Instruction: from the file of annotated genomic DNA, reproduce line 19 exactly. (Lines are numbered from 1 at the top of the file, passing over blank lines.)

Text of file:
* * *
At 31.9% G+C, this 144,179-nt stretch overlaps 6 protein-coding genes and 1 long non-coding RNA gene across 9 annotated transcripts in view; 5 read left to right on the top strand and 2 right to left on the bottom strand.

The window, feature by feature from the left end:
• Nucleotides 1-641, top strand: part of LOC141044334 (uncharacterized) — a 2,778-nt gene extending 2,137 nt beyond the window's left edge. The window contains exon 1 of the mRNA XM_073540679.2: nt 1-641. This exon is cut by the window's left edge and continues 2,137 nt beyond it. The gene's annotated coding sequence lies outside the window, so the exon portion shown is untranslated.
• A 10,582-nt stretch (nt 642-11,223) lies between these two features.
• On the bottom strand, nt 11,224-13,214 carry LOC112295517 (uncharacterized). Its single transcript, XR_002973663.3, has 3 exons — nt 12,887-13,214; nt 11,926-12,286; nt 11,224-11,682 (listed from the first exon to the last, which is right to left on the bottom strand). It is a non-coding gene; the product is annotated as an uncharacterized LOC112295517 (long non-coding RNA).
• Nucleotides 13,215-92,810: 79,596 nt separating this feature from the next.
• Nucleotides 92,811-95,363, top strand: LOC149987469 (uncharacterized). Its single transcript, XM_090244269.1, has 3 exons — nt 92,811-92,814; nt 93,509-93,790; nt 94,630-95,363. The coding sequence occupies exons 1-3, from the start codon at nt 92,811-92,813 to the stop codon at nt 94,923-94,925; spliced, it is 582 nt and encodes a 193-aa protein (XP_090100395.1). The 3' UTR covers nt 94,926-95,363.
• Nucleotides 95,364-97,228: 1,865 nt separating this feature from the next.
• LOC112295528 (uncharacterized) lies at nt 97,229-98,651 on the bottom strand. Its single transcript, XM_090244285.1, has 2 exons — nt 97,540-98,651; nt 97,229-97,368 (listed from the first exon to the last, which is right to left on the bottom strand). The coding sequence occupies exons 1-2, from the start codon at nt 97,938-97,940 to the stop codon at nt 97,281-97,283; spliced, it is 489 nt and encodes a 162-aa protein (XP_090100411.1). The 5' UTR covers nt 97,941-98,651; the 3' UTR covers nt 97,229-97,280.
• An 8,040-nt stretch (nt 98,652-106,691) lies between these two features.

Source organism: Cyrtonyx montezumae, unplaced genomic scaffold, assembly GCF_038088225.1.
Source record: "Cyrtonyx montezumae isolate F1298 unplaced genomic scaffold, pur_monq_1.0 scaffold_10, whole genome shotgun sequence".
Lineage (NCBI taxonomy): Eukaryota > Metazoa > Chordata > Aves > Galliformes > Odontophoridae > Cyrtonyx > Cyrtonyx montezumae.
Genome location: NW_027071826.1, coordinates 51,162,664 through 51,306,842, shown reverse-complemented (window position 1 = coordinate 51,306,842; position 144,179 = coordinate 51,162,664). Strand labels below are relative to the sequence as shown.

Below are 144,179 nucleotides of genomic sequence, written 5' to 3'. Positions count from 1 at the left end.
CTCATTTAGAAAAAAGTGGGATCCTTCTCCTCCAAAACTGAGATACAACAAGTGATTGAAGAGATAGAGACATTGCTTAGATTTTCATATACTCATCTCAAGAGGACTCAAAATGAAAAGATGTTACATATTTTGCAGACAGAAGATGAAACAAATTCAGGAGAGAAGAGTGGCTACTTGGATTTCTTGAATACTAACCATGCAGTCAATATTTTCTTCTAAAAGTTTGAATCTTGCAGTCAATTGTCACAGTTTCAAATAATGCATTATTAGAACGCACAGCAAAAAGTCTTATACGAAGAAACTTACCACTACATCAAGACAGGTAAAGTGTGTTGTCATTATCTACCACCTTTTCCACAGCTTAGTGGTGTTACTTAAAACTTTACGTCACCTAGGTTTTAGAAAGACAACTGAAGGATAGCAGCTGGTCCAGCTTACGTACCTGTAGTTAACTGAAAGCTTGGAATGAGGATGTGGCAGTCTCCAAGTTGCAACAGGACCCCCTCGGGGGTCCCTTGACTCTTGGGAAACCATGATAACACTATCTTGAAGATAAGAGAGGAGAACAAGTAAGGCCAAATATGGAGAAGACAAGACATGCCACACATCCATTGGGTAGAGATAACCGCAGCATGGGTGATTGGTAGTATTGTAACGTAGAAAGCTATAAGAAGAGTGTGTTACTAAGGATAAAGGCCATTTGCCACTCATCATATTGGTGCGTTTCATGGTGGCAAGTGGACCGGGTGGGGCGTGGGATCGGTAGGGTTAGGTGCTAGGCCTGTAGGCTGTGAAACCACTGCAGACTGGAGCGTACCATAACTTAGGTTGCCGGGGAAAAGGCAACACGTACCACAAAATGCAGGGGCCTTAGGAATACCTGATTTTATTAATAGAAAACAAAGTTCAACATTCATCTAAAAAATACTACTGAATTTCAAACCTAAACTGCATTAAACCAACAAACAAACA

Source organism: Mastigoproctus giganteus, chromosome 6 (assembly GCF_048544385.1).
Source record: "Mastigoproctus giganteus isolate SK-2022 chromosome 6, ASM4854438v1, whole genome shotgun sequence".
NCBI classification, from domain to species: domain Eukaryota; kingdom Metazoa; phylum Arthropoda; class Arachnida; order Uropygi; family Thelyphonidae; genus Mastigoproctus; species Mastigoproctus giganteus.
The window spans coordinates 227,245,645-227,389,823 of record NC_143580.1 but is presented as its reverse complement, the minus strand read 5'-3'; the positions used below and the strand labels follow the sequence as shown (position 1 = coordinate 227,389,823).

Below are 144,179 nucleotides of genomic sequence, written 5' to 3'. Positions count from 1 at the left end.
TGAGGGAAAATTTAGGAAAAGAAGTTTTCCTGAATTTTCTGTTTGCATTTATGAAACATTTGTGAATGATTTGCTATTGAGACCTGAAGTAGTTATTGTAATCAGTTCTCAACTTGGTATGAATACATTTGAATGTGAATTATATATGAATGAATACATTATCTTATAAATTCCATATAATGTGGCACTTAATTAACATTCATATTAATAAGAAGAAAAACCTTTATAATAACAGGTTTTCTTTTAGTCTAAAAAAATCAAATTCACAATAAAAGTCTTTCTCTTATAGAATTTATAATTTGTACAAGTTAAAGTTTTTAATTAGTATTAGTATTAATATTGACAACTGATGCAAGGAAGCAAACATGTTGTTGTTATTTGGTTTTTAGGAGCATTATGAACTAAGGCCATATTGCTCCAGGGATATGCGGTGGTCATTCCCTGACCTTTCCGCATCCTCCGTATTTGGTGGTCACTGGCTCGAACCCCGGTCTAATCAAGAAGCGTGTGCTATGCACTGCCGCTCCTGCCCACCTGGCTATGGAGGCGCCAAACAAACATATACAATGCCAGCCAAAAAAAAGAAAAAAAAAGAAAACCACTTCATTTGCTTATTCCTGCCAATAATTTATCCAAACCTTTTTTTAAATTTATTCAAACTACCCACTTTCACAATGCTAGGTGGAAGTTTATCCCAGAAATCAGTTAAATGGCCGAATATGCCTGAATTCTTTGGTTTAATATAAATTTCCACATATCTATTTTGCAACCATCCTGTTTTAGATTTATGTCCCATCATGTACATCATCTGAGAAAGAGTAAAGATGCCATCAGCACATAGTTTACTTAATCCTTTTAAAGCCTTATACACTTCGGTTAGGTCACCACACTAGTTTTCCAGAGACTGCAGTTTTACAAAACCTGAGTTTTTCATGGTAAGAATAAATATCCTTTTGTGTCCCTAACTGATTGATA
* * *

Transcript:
NCBI classification, from domain to species: domain Eukaryota; kingdom Metazoa; phylum Arthropoda; class Arachnida; order Uropygi; family Thelyphonidae; genus Mastigoproctus; species Mastigoproctus giganteus.